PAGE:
Senegalia catechu

Senegalia catechu
Scientific classification
Kingdom: Plantae
(unranked): Angiosperms
(unranked): Eudicots
(unranked): Rosids
Order: Fabales
Family: Fabaceae
Genus: Senegalia
Species: S. catechu
Binomial name
Senegalia catechu
(L.f.) P.J.H.Hurter & Mabb.
varieties
  • Senegalia catechu var. catechu (L.f.) P.J.H.Hurter & Mabb.
  • Senegalia catechu var. sundra (L.f.) Willd.[1]
Range of Senegalia catechu
Synonyms[2]

Senegalia catechu is a deciduous, thorny tree which grows up to 15 m (50 ft) in height.[3] The plant is called khair [4] in Hindi, and kachu in Malay, hence the name was Latinized to "catechu" in Linnaean taxonomy, as the type-species from which the extracts cutch and catechu are derived.[5] Common names for it include catechu, cachou, cutchtree, black cutch, and black catechu.

Senegalia catechu is found in Asia, China, India and the Indian Ocean area.[2]

Through derivatives of the flavanols in its extracts, the species has lent its name to the important catechins, catechols and catecholamines of chemistry and biology.

Uses

Food

Senegalia catechu flowers

The tree's seeds are a good source of protein.[6] Kattha (catechu), an extract of its heartwood, is used as an ingredient to give red color and typical flavor to paan. Paan, from the word pān in Hindi: पान, is an Indian and Southeast Asian tradition of chewing betel leaf (Piper betle) with areca nut and slaked lime paste.

Fodder

Branches of the tree are quite often cut for goat fodder and are sometimes fed to cattle.[2]

[6]

Medicinal uses

The heart wood and bark of the tree are used in traditional medicine.[7] A wood extract called catechu is used in traditional medicine for sore throats and diarrhea.[3] The concentrated aqueous extract, known as khayer gum or cutch, is astringent.[8] It is used in Ayurvedic medicine.[9] In ayurveda, it is used for rasayana ( rejuvenation treatments). It is also used for its actions like anti-dyslipidemic, anthelminthic, anti-inflammatory, anti-diuretic,anti-pruritic, coolant, taste promoting, enhancing digestion  and curing skin disorders.[10]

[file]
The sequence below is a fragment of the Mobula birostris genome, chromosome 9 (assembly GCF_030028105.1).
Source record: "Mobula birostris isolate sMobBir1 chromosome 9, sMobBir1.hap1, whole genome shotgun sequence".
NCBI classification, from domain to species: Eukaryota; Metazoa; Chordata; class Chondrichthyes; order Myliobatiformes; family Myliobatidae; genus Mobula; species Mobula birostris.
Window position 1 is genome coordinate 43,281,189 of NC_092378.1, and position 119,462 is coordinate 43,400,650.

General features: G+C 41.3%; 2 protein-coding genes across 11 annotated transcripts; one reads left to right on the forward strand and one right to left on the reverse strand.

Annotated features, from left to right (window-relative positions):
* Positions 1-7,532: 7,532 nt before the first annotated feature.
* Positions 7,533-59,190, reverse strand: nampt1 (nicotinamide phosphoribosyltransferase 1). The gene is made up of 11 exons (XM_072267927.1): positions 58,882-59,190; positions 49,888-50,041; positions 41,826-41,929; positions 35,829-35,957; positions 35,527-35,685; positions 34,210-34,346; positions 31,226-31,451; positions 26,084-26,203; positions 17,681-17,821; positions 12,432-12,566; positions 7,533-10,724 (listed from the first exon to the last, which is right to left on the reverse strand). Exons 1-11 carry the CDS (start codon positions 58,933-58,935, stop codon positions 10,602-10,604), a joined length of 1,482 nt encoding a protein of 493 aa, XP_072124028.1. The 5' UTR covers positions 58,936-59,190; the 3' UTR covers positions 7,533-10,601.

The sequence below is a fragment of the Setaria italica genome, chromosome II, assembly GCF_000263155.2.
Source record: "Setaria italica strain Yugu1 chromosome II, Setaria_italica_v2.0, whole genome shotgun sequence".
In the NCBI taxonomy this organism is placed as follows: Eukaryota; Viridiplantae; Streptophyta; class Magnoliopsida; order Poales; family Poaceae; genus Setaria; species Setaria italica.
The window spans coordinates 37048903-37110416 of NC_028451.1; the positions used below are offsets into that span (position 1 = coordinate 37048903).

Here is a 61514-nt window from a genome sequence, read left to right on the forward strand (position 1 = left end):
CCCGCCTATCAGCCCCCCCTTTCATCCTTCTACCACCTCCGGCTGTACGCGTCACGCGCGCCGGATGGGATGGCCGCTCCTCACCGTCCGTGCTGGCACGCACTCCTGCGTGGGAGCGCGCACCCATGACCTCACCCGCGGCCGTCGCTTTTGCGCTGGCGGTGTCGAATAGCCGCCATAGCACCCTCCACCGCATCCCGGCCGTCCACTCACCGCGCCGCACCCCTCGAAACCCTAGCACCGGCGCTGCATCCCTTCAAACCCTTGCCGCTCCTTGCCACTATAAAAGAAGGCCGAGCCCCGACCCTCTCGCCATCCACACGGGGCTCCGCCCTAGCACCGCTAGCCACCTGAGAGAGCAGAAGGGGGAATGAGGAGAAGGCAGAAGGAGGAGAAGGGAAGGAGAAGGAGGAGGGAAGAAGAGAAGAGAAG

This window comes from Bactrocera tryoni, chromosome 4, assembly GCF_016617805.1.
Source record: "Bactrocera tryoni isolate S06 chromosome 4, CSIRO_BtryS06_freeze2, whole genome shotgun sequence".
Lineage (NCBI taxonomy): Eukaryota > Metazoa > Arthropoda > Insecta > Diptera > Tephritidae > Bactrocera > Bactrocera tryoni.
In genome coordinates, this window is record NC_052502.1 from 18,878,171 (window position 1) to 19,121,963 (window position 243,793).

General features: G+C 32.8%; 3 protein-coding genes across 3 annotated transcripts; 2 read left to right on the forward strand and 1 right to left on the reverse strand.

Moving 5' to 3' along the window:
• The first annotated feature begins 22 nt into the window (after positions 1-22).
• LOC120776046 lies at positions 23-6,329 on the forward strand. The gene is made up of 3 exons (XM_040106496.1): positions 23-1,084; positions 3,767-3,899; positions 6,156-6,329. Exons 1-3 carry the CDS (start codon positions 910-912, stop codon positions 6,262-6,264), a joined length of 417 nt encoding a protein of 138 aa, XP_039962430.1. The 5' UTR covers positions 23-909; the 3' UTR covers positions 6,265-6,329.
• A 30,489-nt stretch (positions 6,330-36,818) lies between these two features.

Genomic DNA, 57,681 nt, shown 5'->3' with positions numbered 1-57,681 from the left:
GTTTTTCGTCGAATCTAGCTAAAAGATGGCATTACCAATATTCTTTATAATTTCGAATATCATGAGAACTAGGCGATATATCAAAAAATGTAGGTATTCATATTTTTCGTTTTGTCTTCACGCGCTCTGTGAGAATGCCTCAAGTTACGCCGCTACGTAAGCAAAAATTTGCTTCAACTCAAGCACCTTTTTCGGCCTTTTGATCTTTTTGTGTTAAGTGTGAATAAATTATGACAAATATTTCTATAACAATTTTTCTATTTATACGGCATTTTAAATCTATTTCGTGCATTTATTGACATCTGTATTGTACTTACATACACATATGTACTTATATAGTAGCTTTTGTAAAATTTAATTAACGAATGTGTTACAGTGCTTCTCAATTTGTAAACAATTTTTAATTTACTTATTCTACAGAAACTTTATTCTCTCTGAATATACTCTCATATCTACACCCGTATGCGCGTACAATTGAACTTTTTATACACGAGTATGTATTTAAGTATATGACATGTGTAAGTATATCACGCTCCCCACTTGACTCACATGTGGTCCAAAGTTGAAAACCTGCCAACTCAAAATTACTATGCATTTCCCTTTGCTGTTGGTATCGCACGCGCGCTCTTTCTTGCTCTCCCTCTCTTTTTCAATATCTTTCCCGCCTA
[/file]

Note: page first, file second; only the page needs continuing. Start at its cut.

Wood

Senegalia catechu trunks

The tree is often planted for use as firewood and charcoal and its wood is highly valued for furniture and tools.[3] The wood has a density of about 0.88 g/cm³.[11]

Other uses

Its heartwood extract is used in dyeing and leather tanning, as a preservative for fishing nets, and as a viscosity regulator for oil drilling.[3]

Cultivation

Senegalia catechu pods

The tree can be propagated by planting its seeds, which are soaked in hot water first. After about six months in a nursery, the seedlings can be planted in the field.[3]

See also

References

  1. ^ hear.org
  2. ^ a b c International Legume Database & Information Service (ILDIS)
  3. ^ a b c d e www.fao.org
  4. ^ www.haryana-online.com
  5. ^ [www.yourdictionary.com] Derivation of word from Malay
  6. ^ a b World AgroForestry Database
  7. ^ [envis.frlht.org]
  8. ^ British Pharmacopoeia, Department of Health, British Pharmacopoeia Commission, London. The Stationary Office,(1999)
  9. ^ [books.google.com]
  10. ^ [www.frlht.org]
  11. ^ FAO Appendix 1

External links

Media related to Senegalia catechu at Wikimedia Commons Data related to Acacia catechu at Wikispecies